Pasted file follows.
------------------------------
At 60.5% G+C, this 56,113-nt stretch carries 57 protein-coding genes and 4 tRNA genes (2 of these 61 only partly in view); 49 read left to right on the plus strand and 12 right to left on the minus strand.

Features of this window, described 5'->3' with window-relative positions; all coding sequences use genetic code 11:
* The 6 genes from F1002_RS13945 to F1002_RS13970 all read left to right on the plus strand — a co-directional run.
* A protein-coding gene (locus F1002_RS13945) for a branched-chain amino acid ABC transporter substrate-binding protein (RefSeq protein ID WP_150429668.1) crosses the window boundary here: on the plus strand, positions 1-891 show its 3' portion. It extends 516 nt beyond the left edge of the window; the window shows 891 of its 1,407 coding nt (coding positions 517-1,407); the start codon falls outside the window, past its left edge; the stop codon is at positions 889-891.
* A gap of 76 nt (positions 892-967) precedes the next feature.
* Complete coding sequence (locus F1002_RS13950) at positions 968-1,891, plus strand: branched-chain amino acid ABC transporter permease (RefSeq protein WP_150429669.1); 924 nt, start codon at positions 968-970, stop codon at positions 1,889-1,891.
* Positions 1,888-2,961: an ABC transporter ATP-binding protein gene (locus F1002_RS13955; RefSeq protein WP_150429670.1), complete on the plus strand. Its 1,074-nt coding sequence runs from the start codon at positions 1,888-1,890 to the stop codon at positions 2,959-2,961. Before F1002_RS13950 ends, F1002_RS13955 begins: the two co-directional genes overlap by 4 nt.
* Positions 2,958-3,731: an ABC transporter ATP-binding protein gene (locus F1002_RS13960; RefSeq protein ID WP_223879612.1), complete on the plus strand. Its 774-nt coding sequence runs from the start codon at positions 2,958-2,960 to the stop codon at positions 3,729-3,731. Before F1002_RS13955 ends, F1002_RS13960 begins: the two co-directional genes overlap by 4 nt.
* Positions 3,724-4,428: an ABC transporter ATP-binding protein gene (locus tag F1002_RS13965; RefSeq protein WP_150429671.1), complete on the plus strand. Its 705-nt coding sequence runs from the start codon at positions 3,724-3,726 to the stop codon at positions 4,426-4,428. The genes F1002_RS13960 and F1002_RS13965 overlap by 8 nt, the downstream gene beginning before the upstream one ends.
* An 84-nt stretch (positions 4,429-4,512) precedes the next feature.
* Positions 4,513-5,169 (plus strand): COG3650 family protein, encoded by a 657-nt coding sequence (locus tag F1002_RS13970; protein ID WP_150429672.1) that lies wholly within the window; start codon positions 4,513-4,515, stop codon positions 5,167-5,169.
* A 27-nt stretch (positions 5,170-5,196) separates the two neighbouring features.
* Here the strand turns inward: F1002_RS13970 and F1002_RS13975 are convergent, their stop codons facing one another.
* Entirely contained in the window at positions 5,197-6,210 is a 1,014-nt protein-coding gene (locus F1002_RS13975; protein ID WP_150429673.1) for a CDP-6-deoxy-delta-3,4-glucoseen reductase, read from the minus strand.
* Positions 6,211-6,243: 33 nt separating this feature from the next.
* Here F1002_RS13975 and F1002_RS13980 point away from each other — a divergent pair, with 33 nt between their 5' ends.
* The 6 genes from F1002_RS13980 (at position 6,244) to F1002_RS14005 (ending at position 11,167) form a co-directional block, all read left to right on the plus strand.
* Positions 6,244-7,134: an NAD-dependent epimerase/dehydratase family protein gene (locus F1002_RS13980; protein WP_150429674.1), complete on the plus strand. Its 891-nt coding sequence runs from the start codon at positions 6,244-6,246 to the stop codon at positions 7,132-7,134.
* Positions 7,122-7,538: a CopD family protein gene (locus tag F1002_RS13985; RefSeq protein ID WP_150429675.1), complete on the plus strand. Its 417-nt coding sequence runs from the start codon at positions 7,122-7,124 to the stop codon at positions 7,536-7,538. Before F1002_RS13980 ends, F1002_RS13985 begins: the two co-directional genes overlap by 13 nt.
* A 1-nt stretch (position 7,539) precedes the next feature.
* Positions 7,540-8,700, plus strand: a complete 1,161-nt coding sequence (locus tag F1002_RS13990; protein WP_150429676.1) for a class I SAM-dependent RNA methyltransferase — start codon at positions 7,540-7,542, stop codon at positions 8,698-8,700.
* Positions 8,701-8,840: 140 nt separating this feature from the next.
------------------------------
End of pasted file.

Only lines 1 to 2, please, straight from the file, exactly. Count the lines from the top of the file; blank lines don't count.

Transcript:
At 60.5% G+C, this 56,113-nt stretch carries 57 protein-coding genes and 4 tRNA genes (2 of these 61 only partly in view); 49 read left to right on the plus strand and 12 right to left on the minus strand.

Features of this window, described 5'->3' with window-relative positions; all coding sequences use genetic code 11: